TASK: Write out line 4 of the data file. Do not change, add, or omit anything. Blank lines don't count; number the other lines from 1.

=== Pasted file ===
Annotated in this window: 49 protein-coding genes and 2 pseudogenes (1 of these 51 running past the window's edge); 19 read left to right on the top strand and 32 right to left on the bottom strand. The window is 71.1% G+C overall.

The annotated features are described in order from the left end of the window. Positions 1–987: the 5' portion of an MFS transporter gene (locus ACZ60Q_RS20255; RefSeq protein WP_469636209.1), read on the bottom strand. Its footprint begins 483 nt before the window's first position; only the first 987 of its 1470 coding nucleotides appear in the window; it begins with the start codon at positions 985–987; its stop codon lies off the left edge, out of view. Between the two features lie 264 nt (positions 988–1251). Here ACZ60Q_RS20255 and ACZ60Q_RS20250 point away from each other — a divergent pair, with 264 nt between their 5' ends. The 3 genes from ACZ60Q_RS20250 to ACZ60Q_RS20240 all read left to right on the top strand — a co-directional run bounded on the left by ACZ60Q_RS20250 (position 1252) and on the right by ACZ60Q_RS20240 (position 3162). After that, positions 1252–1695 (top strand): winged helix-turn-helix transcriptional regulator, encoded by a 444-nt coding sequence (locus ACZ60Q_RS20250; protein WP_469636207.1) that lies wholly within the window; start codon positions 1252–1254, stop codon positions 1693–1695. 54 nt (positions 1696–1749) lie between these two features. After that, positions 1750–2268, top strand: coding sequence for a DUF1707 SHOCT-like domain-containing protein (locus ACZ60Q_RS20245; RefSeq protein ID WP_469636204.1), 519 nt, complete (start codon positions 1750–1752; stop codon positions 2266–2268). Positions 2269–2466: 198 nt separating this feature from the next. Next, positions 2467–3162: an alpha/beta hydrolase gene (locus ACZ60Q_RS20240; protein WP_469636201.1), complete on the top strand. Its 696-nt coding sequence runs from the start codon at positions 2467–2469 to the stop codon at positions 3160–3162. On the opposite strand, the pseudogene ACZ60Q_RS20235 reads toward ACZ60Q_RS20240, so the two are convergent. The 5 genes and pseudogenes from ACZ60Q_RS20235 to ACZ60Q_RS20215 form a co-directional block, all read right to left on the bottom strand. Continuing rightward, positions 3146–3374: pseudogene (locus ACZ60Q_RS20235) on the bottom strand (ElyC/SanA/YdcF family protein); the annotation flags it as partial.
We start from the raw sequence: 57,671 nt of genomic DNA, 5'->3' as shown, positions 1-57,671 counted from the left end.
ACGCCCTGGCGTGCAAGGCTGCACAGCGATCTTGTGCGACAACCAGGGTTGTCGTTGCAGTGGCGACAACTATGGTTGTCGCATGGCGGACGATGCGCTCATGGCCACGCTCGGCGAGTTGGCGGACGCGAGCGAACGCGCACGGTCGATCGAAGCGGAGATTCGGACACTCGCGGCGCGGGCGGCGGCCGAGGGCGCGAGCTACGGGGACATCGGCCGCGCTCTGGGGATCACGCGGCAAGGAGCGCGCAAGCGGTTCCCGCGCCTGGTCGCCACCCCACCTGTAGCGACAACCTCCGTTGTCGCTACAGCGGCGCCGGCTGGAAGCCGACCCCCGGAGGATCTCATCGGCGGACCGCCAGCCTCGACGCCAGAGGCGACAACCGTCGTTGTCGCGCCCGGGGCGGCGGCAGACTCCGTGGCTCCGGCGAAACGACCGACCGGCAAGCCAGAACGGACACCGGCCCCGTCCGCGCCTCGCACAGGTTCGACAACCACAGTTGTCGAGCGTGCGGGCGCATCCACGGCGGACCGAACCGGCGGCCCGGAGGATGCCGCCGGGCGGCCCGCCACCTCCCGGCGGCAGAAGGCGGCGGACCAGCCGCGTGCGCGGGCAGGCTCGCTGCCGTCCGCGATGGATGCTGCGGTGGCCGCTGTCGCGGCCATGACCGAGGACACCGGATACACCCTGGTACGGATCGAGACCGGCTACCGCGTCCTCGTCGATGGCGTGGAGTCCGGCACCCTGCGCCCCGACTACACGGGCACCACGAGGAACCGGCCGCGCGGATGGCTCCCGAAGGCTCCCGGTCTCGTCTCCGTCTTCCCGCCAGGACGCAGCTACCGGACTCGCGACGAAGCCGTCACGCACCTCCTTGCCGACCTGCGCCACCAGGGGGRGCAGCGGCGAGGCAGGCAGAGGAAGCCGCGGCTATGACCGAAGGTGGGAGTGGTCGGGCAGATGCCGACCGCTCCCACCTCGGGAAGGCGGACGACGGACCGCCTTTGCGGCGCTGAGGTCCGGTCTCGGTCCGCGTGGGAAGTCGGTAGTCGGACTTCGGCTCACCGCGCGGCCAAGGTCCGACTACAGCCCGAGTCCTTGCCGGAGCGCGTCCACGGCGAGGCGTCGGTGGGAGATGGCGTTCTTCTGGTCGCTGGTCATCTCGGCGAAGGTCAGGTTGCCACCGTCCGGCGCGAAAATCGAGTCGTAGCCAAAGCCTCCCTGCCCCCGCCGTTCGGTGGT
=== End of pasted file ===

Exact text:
ACGCCCTGGCGTGCAAGGCTGCACAGCGATCTTGTGCGACAACCAGGGTTGTCGTTGCAGTGGCGACAACTATGGTTGTCGCATGGCGGACGATGCGCTCATGGCCACGCTCGGCGAGTTGGCGGACGCGAGCGAACGCGCACGGTCGATCGAAGCGGAGATTCGGACACTCGCGGCGCGGGCGGCGGCCGAGGGCGCGAGCTACGGGGACATCGGCCGCGCTCTGGGGATCACGCGGCAAGGAGCGCGCAAGCGGTTCCCGCGCCTGGTCGCCACCCCACCTGTAGCGACAACCTCCGTTGTCGCTACAGCGGCGCCGGCTGGAAGCCGACCCCCGGAGGATCTCATCGGCGGACCGCCAGCCTCGACGCCAGAGGCGACAACCGTCGTTGTCGCGCCCGGGGCGGCGGCAGACTCCGTGGCTCCGGCGAAACGACCGACCGGCAAGCCAGAACGGACACCGGCCCCGTCCGCGCCTCGCACAGGTTCGACAACCACAGTTGTCGAGCGTGCGGGCGCATCCACGGCGGACCGAACCGGCGGCCCGGAGGATGCCGCCGGGCGGCCCGCCACCTCCCGGCGGCAGAAGGCGGCGGACCAGCCGCGTGCGCGGGCAGGCTCGCTGCCGTCCGCGATGGATGCTGCGGTGGCCGCTGTCGCGGCCATGACCGAGGACACCGGATACACCCTGGTACGGATCGAGACCGGCTACCGCGTCCTCGTCGATGGCGTGGAGTCCGGCACCCTGCGCCCCGACTACACGGGCACCACGAGGAACCGGCCGCGCGGATGGCTCCCGAAGGCTCCCGGTCTCGTCTCCGTCTTCCCGCCAGGACGCAGCTACCGGACTCGCGACGAAGCCGTCACGCACCTCCTTGCCGACCTGCGCCACCAGGGGGRGCAGCGGCGAGGCAGGCAGAGGAAGCCGCGGCTATGACCGAAGGTGGGAGTGGTCGGGCAGATGCCGACCGCTCCCACCTCGGGAAGGCGGACGACGGACCGCCTTTGCGGCGCTGAGGTCCGGTCTCGGTCCGCGTGGGAAGTCGGTAGTCGGACTTCGGCTCACCGCGCGGCCAAGGTCCGACTACAGCCCGAGTCCTTGCCGGAGCGCGTCCACGGCGAGGCGTCGGTGGGAGATGGCGTTCTTCTGGTCGCTGGTCATCTCGGCGAAGGTCAGGTTGCCACCGTCCGGCGCGAAAATCGAGTCGTAGCCAAAGCCTCCCTGCCCCCGCCGTTCGGTGGT